Trump accused of using Puerto Rico as 'political football' as he considers taking billions from disaster response for the wall

Donald Trump has been accused of using Puerto Rico as a “political football” as he considers taking billions of dollars earmarked for disaster response in the territory and use it to build his border wall without congressional approval.

Pressure is mounting on the president to find a way to end a 21-day partial federal shutdown that is now the joint-longest in US history. Mr Trump’s request for $5.7bn in funds for his US-Mexico wall the major sticking point to passing spending bills to re-open the government.

Puerto Rican Congresswoman Jenniffer Gonzalez said it is “unacceptable” to even consider declaring a national emergency on the border to free up the relief funds, adding the president is “playing with our pain and hope.”

On Thursday, a congressional aide told reporters that the White House has asked the US Army Corps of Engineers to look into the possibility of using funds from the $13.9 billion received in a February 2018 disaster relief bill for border wall construction. The $13.9 billion is earmarked for disaster relief efforts for Puerto Rico, California, Florida, Texas and other states hit hard by natural disasters.

Ms Gonzalez, a resident commissioner for the US territory and a non-voting member in the House, said that Puerto Rico still has not received a promised $2.5 billion even though more than a year has passed since the Category 4 storm Hurricane Maria devastated the island.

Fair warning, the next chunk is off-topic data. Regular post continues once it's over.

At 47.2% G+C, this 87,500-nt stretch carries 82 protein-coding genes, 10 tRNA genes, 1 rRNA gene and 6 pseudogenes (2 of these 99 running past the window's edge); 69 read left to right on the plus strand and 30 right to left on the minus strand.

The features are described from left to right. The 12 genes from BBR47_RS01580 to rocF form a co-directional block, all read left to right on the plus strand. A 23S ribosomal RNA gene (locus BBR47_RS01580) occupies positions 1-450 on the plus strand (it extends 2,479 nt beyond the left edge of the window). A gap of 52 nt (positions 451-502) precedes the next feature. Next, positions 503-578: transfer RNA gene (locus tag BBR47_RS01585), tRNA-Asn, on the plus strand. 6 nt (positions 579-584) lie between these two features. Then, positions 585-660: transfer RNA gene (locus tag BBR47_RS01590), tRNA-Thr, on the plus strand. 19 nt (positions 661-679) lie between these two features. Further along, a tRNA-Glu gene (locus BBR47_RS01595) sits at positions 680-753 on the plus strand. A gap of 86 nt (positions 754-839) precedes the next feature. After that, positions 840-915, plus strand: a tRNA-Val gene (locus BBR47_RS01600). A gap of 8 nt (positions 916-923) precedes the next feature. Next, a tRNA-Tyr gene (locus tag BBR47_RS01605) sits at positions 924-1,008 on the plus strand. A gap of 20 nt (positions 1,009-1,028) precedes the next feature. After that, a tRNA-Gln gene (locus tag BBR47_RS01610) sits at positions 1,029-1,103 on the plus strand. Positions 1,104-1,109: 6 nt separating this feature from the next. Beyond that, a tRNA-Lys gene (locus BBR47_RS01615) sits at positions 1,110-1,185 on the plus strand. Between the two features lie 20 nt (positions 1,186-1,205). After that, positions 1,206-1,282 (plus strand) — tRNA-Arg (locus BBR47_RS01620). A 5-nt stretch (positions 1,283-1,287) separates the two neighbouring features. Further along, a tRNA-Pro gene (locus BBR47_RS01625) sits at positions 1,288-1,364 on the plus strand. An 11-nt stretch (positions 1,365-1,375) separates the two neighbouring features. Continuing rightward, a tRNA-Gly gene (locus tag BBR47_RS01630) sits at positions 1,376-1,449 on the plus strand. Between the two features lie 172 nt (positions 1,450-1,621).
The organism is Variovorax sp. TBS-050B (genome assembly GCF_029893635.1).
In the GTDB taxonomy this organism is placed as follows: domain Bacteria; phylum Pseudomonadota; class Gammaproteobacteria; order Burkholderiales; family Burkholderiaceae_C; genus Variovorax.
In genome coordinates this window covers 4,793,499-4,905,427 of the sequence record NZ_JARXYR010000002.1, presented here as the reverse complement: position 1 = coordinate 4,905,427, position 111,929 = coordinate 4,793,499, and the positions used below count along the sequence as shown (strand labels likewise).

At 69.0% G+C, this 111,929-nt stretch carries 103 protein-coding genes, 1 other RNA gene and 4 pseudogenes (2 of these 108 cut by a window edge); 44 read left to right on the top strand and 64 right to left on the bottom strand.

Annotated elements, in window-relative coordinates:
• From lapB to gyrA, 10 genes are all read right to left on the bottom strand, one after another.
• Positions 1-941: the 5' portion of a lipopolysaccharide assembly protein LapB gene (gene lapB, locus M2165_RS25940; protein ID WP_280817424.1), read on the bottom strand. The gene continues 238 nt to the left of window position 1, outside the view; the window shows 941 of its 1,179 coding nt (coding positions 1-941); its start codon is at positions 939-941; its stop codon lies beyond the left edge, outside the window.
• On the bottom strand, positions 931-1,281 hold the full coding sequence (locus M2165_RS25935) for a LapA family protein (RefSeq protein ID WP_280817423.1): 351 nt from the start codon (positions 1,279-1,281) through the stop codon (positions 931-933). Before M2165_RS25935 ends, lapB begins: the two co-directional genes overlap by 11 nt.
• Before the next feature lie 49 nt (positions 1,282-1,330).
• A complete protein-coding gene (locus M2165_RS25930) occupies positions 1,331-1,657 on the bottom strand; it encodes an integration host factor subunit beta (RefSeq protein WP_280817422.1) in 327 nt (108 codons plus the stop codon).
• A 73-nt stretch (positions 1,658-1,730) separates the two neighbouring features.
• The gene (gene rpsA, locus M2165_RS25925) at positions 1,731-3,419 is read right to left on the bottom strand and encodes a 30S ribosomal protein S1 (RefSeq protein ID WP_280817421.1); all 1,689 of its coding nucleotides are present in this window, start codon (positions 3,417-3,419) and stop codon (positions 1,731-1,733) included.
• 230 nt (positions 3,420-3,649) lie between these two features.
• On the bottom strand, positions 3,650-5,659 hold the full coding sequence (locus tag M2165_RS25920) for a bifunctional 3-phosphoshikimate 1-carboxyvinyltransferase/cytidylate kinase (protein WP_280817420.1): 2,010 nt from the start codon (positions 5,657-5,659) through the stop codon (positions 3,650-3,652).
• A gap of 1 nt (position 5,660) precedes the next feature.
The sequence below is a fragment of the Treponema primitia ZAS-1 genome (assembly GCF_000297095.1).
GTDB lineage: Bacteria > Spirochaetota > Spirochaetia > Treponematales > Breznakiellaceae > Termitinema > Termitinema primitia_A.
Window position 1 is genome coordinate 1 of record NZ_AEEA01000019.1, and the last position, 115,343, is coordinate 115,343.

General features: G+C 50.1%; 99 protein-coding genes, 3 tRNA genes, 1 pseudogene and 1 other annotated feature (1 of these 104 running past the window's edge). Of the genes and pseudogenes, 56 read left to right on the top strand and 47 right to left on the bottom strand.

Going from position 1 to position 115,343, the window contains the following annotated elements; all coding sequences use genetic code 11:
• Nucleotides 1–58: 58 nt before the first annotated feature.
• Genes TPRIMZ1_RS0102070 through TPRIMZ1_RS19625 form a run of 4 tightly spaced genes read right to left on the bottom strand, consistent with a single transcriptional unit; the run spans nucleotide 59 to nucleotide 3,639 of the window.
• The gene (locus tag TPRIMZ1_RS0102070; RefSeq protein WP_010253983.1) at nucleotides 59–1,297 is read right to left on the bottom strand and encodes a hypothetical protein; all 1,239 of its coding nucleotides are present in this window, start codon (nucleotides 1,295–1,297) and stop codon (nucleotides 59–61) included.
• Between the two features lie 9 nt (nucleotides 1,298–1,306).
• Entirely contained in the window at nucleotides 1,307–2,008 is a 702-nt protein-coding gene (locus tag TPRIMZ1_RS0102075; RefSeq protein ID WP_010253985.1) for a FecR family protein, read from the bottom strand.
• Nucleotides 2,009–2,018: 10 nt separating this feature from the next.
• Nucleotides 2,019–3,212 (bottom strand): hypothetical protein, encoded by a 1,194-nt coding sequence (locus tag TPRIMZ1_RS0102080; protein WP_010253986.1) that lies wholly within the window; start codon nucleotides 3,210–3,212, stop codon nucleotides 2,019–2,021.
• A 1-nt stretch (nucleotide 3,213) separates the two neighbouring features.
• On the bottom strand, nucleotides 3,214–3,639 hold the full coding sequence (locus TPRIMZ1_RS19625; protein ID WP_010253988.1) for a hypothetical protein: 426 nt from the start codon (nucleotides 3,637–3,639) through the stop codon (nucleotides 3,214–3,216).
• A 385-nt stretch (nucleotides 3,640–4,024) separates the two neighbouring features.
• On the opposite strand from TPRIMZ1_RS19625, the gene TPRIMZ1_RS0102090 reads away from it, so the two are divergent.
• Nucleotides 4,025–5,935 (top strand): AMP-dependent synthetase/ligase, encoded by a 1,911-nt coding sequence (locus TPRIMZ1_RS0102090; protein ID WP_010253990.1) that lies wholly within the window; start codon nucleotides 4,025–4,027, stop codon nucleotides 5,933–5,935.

“To use this now as a political football is not what US citizens in Puerto Rico deserve,” she said on Friday.

The $2.5 billion fund would help fund projects like channelling rivers to prevent flooding, which has been a widespread concern for Puerto Ricans, especially during what is a six-month hurricane season.

Puerto Rico Governor Ricardo Rossello said the wall should not be funded “on the pain and suffering” of U.S. citizens who have faced tragedy after a natural disaster.

San Juan mayor Carmen Yulín Cruz, who gained national attention for her strong criticism of the president after Hurricane Maria devastated the island, said Puerto Ricans can no longer “stomach” Mr Trump’s ”theatrics, his lies and his threatening behaviour.”

“His administration was incapable of effectively handling the aftermath of hurricanes Irma and Maria and as a result, more than 3,000 Puerto Ricans died,” Yulín Cruz wrote in a statement to CBS News. “Now he wants to stop relief money from getting to Puerto Rico to build a wall that will accomplish nothing more than show the world the president is egocentric and tantrum-driven.”

As for the shutdown, some 800,000 workers will miss their first instalment of pay under the stoppage on Friday. That, along with growing effects for national parks, food inspections and the economy overall have left some Republicans on Capitol Hill increasingly uncomfortable with Mr Trump’s demands.

Asked about the plight of those going without pay during an interview on Fox News late on Thursday, the president shifted the focus, saying he felt bad “for people that have family members that have been killed” by criminals who cross the border. However, there is no evidence of an immigrant crime wave, with many border counties statistically safer than other areas of the country.

During a visit to McAllen on the Texas border earlier in the day, Mr Trump said that “if for any reason we don’t get this going” — an agreement with House Democrats who have refused to approve the money he demands for the wall — “I will declare a national emergency.” Democrats have called the wall ineffective and unnecessary and accused the president of “misinformation and malice”.

Mr Trump is consulting with White House attorneys about using presidential powers of a national emergency declaration to take unilateral action to construct the wall. He has claimed his lawyers told him the action would withstand legal challenges “100 per cent” – but other experts are not so sure.